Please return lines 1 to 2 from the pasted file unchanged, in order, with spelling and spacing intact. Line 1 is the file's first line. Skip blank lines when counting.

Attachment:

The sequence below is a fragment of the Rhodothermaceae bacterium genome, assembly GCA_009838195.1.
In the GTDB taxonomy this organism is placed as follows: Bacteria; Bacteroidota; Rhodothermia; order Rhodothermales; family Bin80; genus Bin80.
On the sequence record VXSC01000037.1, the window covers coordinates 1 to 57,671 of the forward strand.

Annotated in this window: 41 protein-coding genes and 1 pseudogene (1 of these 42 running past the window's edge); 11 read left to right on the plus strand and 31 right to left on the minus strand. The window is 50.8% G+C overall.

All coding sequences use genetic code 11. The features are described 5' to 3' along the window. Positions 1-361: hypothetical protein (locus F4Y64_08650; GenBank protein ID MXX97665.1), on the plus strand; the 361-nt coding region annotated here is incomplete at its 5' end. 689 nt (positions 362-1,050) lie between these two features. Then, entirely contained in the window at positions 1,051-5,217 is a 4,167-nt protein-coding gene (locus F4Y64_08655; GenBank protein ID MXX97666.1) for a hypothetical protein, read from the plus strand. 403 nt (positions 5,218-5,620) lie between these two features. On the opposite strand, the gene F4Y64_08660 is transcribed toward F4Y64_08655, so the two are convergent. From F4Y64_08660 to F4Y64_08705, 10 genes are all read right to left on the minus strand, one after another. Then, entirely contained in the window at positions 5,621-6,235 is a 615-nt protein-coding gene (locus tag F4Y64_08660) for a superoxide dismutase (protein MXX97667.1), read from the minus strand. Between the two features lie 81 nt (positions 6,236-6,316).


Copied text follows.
The sequence below is a fragment of the Rhodothermaceae bacterium genome, assembly GCA_009838195.1.
In the GTDB taxonomy this organism is placed as follows: Bacteria; Bacteroidota; Rhodothermia; order Rhodothermales; family Bin80; genus Bin80.